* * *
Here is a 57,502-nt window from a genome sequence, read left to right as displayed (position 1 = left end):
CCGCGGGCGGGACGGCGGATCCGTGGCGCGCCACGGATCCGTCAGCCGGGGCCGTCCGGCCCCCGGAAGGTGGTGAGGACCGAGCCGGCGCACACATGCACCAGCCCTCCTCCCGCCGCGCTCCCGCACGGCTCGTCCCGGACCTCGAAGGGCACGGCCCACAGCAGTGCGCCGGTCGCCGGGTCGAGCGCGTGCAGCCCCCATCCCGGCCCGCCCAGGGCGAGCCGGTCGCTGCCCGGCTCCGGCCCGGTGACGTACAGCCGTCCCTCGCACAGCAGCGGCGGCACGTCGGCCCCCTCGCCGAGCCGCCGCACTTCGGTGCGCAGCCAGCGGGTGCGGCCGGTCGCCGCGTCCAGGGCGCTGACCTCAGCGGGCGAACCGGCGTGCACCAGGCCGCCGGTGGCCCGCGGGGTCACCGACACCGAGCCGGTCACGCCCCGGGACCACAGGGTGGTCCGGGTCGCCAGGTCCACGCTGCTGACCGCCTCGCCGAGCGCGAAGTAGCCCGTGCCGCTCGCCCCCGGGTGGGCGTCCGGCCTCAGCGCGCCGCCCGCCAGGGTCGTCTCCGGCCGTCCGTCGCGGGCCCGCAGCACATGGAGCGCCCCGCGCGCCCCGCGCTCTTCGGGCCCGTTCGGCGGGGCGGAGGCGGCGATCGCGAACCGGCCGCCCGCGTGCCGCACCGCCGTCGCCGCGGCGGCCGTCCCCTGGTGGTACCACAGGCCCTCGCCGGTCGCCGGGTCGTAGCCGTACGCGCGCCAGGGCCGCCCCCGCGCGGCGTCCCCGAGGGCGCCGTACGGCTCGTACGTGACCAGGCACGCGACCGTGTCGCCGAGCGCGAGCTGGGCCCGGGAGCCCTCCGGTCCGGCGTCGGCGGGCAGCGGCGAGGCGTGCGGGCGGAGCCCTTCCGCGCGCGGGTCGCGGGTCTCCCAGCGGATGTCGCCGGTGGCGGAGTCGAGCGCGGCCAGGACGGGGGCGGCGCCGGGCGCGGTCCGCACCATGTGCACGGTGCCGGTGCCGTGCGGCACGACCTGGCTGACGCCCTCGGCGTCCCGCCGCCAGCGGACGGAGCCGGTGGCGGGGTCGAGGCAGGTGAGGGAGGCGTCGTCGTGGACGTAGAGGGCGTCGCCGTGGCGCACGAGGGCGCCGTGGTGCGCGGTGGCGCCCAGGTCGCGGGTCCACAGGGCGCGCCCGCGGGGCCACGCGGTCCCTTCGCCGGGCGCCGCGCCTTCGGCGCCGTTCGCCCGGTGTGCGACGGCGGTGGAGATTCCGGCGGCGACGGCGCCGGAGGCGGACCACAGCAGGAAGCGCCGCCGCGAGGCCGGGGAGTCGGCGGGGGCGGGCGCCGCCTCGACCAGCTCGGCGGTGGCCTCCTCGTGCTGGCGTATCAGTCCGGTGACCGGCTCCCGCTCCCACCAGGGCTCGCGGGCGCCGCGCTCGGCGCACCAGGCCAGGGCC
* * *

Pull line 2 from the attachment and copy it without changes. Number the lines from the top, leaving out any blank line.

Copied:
CCGCGGGCGGGACGGCGGATCCGTGGCGCGCCACGGATCCGTCAGCCGGGGCCGTCCGGCCCCCGGAAGGTGGTGAGGACCGAGCCGGCGCACACATGCACCAGCCCTCCTCCCGCCGCGCTCCCGCACGGCTCGTCCCGGACCTCGAAGGGCACGGCCCACAGCAGTGCGCCGGTCGCCGGGTCGAGCGCGTGCAGCCCCCATCCCGGCCCGCCCAGGGCGAGCCGGTCGCTGCCCGGCTCCGGCCCGGTGACGTACAGCCGTCCCTCGCACAGCAGCGGCGGCACGTCGGCCCCCTCGCCGAGCCGCCGCACTTCGGTGCGCAGCCAGCGGGTGCGGCCGGTCGCCGCGTCCAGGGCGCTGACCTCAGCGGGCGAACCGGCGTGCACCAGGCCGCCGGTGGCCCGCGGGGTCACCGACACCGAGCCGGTCACGCCCCGGGACCACAGGGTGGTCCGGGTCGCCAGGTCCACGCTGCTGACCGCCTCGCCGAGCGCGAAGTAGCCCGTGCCGCTCGCCCCCGGGTGGGCGTCCGGCCTCAGCGCGCCGCCCGCCAGGGTCGTCTCCGGCCGTCCGTCGCGGGCCCGCAGCACATGGAGCGCCCCGCGCGCCCCGCGCTCTTCGGGCCCGTTCGGCGGGGCGGAGGCGGCGATCGCGAACCGGCCGCCCGCGTGCCGCACCGCCGTCGCCGCGGCGGCCGTCCCCTGGTGGTACCACAGGCCCTCGCCGGTCGCCGGGTCGTAGCCGTACGCGCGCCAGGGCCGCCCCCGCGCGGCGTCCCCGAGGGCGCCGTACGGCTCGTACGTGACCAGGCACGCGACCGTGTCGCCGAGCGCGAGCTGGGCCCGGGAGCCCTCCGGTCCGGCGTCGGCGGGCAGCGGCGAGGCGTGCGGGCGGAGCCCTTCCGCGCGCGGGTCGCGGGTCTCCCAGCGGATGTCGCCGGTGGCGGAGTCGAGCGCGGCCAGGACGGGGGCGGCGCCGGGCGCGGTCCGCACCATGTGCACGGTGCCGGTGCCGTGCGGCACGACCTGGCTGACGCCCTCGGCGTCCCGCCGCCAGCGGACGGAGCCGGTGGCGGGGTCGAGGCAGGTGAGGGAGGCGTCGTCGTGGACGTAGAGGGCGTCGCCGTGGCGCACGAGGGCGCCGTGGTGCGCGGTGGCGCCCAGGTCGCGGGTCCACAGGGCGCGCCCGCGGGGCCACGCGGTCCCTTCGCCGGGCGCCGCGCCTTCGGCGCCGTTCGCCCGGTGTGCGACGGCGGTGGAGATTCCGGCGGCGACGGCGCCGGAGGCGGACCACAGCAGGAAGCGCCGCCGCGAGGCCGGGGAGTCGGCGGGGGCGGGCGCCGCCTCGACCAGCTCGGCGGTGGCCTCCTCGTGCTGGCGTATCAGTCCGGTGACCGGCTCCCGCTCCCACCAGGGCTCGCGGGCGCCGCGCTCGGCGCACCAGGCCAGGGCC